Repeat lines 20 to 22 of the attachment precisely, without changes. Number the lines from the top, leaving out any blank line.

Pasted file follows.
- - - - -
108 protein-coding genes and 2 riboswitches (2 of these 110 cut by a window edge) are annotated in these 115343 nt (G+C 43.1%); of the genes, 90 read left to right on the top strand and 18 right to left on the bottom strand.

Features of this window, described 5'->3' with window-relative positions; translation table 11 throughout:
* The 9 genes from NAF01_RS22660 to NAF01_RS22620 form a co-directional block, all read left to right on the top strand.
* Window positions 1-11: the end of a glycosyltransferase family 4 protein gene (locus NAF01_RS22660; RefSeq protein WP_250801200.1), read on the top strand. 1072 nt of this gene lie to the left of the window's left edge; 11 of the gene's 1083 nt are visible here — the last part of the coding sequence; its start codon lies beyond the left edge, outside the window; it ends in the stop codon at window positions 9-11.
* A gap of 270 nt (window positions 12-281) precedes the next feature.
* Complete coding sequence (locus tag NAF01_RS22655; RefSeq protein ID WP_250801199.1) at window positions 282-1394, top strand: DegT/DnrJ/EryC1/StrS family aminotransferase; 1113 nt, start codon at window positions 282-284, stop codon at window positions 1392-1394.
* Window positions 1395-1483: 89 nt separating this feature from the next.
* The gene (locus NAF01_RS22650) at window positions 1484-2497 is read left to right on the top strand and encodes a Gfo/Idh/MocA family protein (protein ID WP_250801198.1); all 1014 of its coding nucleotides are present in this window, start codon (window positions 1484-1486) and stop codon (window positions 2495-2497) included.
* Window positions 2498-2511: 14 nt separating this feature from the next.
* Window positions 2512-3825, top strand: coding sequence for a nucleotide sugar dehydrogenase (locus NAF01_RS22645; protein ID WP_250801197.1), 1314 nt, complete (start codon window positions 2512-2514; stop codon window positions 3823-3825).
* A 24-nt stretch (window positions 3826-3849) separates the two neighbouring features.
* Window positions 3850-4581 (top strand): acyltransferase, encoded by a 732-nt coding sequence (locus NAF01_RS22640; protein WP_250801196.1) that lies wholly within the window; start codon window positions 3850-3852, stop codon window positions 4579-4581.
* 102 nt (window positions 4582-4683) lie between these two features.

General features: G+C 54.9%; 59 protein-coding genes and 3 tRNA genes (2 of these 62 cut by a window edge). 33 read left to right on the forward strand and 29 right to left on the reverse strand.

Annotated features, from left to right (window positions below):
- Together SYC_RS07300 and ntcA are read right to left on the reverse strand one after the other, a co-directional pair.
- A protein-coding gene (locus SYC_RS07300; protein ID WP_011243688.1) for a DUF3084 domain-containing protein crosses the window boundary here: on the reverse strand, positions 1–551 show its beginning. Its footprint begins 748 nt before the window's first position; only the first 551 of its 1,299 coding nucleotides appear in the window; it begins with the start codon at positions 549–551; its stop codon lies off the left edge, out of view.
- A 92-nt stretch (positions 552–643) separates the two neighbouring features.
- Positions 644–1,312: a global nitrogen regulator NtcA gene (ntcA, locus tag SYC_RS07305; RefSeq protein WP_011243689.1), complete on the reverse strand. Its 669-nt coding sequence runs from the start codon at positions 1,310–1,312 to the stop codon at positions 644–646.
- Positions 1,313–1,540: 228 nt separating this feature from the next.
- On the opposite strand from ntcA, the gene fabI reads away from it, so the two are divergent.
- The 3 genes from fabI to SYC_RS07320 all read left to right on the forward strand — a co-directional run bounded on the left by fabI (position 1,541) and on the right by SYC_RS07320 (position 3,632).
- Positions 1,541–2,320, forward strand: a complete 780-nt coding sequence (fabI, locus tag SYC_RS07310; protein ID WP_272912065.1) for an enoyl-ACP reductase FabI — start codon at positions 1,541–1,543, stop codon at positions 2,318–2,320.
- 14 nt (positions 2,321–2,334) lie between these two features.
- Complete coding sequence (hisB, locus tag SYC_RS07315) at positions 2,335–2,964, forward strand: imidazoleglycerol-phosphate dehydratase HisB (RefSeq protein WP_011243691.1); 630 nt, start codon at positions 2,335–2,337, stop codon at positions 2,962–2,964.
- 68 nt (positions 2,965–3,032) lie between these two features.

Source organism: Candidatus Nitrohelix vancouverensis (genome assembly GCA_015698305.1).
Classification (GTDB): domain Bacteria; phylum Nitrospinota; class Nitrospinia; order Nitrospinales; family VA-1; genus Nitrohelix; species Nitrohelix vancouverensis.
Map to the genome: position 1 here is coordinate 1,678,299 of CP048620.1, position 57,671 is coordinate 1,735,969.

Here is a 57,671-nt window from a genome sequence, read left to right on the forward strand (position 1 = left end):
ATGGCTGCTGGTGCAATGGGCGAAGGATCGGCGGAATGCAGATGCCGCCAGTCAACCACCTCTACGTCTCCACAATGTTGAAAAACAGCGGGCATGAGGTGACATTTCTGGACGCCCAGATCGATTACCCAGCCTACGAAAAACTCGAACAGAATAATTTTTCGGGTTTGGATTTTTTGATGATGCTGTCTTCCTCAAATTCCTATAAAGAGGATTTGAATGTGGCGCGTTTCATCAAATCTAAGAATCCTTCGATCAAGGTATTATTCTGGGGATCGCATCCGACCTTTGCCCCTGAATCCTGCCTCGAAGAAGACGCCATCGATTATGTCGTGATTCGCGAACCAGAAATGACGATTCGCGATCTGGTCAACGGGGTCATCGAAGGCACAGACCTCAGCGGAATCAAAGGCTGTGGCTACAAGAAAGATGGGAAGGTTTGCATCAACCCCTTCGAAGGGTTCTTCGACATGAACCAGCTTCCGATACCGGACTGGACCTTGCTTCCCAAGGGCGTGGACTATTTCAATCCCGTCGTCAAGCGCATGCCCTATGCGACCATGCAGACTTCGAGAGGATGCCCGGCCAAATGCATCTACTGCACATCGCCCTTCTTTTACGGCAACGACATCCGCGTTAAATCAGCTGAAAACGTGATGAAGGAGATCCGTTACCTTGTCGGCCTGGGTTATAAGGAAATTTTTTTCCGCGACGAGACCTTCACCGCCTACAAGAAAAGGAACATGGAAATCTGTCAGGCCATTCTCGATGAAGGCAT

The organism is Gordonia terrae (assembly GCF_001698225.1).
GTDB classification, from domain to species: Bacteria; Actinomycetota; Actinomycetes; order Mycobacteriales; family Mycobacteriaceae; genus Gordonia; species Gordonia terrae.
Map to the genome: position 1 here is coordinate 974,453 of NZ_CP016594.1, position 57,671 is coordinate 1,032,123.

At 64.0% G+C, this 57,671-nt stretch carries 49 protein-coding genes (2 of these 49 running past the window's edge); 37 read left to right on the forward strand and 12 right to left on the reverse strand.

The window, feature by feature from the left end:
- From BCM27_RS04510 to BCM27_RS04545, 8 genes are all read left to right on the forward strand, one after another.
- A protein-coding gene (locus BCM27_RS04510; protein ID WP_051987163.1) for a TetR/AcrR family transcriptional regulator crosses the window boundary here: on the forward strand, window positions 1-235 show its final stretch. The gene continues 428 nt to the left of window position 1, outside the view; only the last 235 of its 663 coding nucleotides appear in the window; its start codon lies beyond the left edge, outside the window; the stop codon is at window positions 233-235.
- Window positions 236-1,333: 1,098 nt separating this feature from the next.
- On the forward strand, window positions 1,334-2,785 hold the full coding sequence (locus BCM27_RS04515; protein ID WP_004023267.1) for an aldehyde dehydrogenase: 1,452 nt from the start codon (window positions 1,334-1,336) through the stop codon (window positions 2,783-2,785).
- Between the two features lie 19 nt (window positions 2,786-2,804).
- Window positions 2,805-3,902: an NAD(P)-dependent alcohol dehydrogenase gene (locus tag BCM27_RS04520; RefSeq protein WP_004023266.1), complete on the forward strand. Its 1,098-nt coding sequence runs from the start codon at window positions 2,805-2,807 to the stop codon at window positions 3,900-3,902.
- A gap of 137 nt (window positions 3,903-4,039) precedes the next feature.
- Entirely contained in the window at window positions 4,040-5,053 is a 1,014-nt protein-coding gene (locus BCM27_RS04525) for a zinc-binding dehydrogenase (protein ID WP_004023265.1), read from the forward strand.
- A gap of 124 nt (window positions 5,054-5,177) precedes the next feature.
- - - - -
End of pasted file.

- Positions 1,313–1,540: 228 nt separating this feature from the next.
- On the opposite strand from ntcA, the gene fabI reads away from it, so the two are divergent.
- The 3 genes from fabI to SYC_RS07320 all read left to right on the forward strand — a co-directional run bounded on the left by fabI (position 1,541) and on the right by SYC_RS07320 (position 3,632).